Georgians drive around the city as they celebrate after the main independent exit poll announcement in Tbilisi, Georgia, Oct. 27, 2013. Giorgi Margvelashvili, a former university rector with limited political experience, should get about 67 percent of the vote, the exit polls predicted. (Sergei Grits/AP)

He was the star of Georgia’s Rose Revolution. As president, he cracked down hard on corruption, sought to refashion his country along Western lines and made government services efficient and effective. He also led Georgia into its disastrous war with Russia in 2008, allowed abuses in the criminal justice system to fester and earned a reputation for capricious arrogance.

Now President Mikheil Saakashvili is stepping down after nearly a decade in office — and on Sunday, Georgia’s voters made it abundantly clear that they are not interested in prolonging his political legacy.

Exit polls Sunday evening showed two-thirds of the vote going to the handpicked ally of Prime Minister Bidzina Ivanishvili, who came to power last year in opposition to Saakashvili. The president’s favored candidate, Davit Bakradze of the United National Movement, came in second in a field of 23, but got only about 20 percent of the vote, two independent exit polls said.

Bakradze congratulated the presumed winner, Giorgi Margvelashvili, of the Georgian Dream coalition, just half an hour after polls closed and before any official results had been reported.

“We put our ancient tradition into practice and demonstrated that we are balanced, we are Europeans,” Ivanishvili told jubilant supporters in Tbilisi. “Our huge victory, you should know it, is that we will become members of the most successful nations within the next 20 years. If there will be anyone successful in the world, Georgia will be among them — I assure the Georgian people about it. But we need a little bit more patience. Next year will be for calming down.”

Georgians may find the idea of a new president refreshing, but Margvelashvili, a former university rector, is hardly a dynamic leader. And he’ll be moving into an office of significantly reduced importance. Last year, Georgia decided to rejigger its political system to put most of the power in Parliament — that is, into the hands of the prime minister.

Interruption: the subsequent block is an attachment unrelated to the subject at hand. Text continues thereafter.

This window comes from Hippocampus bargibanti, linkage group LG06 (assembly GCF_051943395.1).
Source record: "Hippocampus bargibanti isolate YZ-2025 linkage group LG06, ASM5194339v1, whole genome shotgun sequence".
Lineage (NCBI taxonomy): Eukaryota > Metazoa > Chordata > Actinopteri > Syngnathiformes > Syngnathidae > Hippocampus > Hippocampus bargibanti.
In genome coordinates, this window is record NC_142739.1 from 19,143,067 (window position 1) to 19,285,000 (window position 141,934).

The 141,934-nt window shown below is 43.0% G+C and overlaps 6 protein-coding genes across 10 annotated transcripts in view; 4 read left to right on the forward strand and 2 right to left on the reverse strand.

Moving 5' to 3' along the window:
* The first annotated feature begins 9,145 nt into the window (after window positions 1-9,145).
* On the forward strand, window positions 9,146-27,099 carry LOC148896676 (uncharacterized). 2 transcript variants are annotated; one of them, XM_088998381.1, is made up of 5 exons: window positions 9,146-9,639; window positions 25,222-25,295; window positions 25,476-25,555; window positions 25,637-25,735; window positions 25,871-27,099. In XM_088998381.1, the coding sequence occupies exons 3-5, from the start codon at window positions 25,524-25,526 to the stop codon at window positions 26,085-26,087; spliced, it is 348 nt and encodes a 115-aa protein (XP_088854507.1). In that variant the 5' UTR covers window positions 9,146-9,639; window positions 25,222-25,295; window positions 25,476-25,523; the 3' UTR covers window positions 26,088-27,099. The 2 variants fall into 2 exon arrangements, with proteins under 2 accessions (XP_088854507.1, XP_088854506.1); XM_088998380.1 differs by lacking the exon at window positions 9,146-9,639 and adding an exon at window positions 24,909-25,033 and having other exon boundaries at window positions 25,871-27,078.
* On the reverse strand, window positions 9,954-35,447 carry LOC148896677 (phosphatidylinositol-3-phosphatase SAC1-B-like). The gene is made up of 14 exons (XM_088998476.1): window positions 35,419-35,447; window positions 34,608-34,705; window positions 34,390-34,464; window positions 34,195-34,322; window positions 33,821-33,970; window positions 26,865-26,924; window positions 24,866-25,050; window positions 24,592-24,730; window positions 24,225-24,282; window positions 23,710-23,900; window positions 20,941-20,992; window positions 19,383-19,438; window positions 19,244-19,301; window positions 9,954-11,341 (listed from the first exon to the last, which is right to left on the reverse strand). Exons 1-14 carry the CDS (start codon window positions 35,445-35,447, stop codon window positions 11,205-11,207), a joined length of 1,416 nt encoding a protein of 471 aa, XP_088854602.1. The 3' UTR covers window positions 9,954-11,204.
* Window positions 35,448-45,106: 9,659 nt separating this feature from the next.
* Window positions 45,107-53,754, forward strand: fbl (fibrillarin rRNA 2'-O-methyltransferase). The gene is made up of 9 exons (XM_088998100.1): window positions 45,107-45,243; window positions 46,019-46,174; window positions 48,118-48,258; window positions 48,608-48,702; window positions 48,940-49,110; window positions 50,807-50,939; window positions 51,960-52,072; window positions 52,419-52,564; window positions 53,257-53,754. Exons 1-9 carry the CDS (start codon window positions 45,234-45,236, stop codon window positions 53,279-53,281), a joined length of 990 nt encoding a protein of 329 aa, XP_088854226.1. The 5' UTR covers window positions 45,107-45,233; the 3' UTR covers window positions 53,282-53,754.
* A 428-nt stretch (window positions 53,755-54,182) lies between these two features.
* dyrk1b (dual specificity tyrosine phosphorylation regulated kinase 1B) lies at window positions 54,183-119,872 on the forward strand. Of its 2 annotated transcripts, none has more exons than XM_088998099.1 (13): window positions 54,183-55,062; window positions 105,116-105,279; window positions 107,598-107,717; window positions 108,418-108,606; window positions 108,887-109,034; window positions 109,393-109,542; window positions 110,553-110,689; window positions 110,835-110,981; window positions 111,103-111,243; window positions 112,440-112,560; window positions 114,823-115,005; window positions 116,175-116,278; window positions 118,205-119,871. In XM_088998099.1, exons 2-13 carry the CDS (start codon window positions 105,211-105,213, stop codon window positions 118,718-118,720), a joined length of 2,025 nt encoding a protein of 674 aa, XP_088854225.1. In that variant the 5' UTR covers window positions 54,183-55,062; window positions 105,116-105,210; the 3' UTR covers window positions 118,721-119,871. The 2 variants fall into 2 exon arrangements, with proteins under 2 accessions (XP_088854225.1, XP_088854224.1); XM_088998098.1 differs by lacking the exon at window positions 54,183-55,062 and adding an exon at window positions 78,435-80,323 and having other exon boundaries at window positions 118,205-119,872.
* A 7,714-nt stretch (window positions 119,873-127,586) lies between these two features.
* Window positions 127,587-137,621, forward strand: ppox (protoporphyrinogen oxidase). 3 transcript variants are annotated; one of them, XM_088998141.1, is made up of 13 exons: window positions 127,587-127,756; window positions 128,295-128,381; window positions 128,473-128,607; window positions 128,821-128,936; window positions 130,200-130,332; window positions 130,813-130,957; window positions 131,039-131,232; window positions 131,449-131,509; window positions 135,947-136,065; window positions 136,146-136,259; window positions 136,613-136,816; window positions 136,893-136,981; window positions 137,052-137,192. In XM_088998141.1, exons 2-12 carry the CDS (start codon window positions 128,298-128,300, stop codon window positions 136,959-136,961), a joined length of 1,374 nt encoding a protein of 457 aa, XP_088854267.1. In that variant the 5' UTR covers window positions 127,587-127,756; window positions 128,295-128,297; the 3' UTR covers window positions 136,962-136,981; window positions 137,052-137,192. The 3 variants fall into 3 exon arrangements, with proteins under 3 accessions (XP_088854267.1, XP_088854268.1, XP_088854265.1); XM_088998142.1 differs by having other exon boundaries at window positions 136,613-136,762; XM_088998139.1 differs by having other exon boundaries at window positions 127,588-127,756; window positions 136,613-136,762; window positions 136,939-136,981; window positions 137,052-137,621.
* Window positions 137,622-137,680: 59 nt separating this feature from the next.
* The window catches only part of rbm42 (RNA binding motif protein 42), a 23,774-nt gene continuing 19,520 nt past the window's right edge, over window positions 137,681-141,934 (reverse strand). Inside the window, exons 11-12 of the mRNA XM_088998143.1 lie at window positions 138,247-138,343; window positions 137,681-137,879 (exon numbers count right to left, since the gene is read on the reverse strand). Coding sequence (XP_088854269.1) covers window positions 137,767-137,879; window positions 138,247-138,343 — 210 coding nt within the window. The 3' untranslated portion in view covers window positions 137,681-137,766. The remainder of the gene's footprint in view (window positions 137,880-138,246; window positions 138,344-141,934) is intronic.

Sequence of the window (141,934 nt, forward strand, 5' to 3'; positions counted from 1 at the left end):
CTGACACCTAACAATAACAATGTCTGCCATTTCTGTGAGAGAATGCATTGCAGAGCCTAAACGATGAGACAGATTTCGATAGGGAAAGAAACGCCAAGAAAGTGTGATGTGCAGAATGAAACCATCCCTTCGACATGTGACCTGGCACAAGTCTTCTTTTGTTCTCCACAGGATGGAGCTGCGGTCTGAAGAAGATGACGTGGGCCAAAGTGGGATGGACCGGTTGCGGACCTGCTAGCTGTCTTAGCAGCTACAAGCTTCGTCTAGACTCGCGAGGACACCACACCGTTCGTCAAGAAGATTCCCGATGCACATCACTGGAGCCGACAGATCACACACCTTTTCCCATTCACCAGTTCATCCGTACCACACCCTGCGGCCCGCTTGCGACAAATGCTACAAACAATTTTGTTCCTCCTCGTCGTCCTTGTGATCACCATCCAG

Ivanishvili made a fortune worth billions in Russia before returning to Georgia and going into politics, and relations with Moscow have warmed over the past year — a bit. But Ivanishvili also says he wants good ties with the West, and Georgia has been pursuing an association agreement with the European Union.

As it happens, Ivanishvili also intends to step down, though he has promised to remain active in public affairs. He said last week that he expects to name his successor on Tuesday or Wednesday. In this way, the next political leader of Georgia will be chosen — though Parliament, dominated by Georgian Dream, will have to give its approval.

On Georgian television Sunday evening, Bakradze was conciliatory.

“As an opposition leader, I am ready to cooperate with the government,” he said, “and to work with the new president on all those issues which are essential for the better life of our people.”

Dozens of former officials from Saakashvili’s government have been investigated or charged with crimes since Ivanishvili became prime minister. Georgia has been cautioned by Western nations not to pursue victor’s justice against former incumbents, but Ivanishvili contends that the previous government was rife with lawlessness and that criminals should be held accountable.On television Tuesday, he said that Saakashvili will not be subject to a “political” pursuit, but that he might well face legal questioning once he leaves office — particularly over the death of a former prime minister.

“I, as a citizen, do not want my president to be questioned or be imprisoned — this is not good for the country’s image,” the prime minister said. “However, the prosecutor's office and the court exist and I do not interfere in their affairs.”

Sunday’s election took place with few disruptions or allegations of irregularities. A poll watcher for Transparency International had to leave her post at midday when she went into labor.